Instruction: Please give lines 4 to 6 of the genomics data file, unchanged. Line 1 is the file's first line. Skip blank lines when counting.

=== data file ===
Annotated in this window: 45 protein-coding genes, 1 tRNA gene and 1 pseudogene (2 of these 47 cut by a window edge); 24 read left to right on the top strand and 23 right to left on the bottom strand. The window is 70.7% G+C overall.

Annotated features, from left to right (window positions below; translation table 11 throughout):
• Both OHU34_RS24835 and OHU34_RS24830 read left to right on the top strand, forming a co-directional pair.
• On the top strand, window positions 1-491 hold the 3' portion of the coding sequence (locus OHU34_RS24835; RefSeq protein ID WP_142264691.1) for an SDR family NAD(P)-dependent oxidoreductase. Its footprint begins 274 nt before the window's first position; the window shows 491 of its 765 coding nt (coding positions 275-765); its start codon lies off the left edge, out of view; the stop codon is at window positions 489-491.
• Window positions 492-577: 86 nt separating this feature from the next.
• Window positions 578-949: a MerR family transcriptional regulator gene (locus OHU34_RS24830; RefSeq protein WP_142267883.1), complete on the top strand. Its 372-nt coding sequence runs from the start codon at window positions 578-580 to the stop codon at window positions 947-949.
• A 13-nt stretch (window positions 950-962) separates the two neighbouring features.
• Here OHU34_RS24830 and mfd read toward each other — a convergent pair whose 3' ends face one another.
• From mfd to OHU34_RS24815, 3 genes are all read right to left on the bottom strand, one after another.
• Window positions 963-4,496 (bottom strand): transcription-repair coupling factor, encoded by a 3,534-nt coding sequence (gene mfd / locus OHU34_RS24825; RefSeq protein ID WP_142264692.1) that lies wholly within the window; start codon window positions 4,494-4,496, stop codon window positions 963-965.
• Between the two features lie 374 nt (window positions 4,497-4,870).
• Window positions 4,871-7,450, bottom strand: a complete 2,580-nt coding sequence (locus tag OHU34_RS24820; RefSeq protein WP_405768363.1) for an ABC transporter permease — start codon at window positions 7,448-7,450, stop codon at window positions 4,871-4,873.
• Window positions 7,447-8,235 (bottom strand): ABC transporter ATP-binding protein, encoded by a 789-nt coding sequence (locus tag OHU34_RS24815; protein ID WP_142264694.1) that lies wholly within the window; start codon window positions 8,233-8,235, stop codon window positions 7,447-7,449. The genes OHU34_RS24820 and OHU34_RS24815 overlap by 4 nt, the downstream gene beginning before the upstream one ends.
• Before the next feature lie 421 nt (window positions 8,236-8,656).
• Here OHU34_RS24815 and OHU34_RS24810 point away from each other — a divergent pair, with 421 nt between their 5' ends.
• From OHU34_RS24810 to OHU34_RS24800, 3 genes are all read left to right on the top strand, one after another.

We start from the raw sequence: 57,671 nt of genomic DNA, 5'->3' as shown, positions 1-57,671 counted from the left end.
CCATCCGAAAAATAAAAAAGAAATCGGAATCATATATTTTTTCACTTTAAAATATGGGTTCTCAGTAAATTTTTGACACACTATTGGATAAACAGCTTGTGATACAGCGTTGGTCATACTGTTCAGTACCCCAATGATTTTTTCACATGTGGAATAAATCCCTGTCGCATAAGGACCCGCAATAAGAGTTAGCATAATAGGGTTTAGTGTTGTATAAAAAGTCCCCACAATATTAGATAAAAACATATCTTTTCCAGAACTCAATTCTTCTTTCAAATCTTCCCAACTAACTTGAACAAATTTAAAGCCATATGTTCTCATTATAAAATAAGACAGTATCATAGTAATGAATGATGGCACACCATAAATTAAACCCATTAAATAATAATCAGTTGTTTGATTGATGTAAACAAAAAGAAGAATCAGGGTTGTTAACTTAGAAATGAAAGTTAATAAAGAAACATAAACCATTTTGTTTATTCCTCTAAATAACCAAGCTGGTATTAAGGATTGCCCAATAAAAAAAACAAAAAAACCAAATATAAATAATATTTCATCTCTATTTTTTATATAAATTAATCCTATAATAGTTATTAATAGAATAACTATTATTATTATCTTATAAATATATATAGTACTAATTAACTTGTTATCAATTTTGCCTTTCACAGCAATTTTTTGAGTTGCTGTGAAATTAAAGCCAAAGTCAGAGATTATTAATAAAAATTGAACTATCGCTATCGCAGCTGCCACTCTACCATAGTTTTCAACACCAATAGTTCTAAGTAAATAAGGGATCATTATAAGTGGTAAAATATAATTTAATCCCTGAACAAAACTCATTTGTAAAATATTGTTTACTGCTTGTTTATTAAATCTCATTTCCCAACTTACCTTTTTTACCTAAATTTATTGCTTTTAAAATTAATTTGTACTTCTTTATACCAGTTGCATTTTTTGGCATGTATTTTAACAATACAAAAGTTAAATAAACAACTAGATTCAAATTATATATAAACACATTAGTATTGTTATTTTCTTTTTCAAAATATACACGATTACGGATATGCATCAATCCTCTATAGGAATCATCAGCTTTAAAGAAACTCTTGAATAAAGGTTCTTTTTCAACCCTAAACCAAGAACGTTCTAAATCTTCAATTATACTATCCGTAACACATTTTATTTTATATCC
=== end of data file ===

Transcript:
• On the top strand, window positions 1-491 hold the 3' portion of the coding sequence (locus OHU34_RS24835; RefSeq protein ID WP_142264691.1) for an SDR family NAD(P)-dependent oxidoreductase. Its footprint begins 274 nt before the window's first position; the window shows 491 of its 765 coding nt (coding positions 275-765); its start codon lies off the left edge, out of view; the stop codon is at window positions 489-491.
• Window positions 492-577: 86 nt separating this feature from the next.
• Window positions 578-949: a MerR family transcriptional regulator gene (locus OHU34_RS24830; RefSeq protein WP_142267883.1), complete on the top strand. Its 372-nt coding sequence runs from the start codon at window positions 578-580 to the stop codon at window positions 947-949.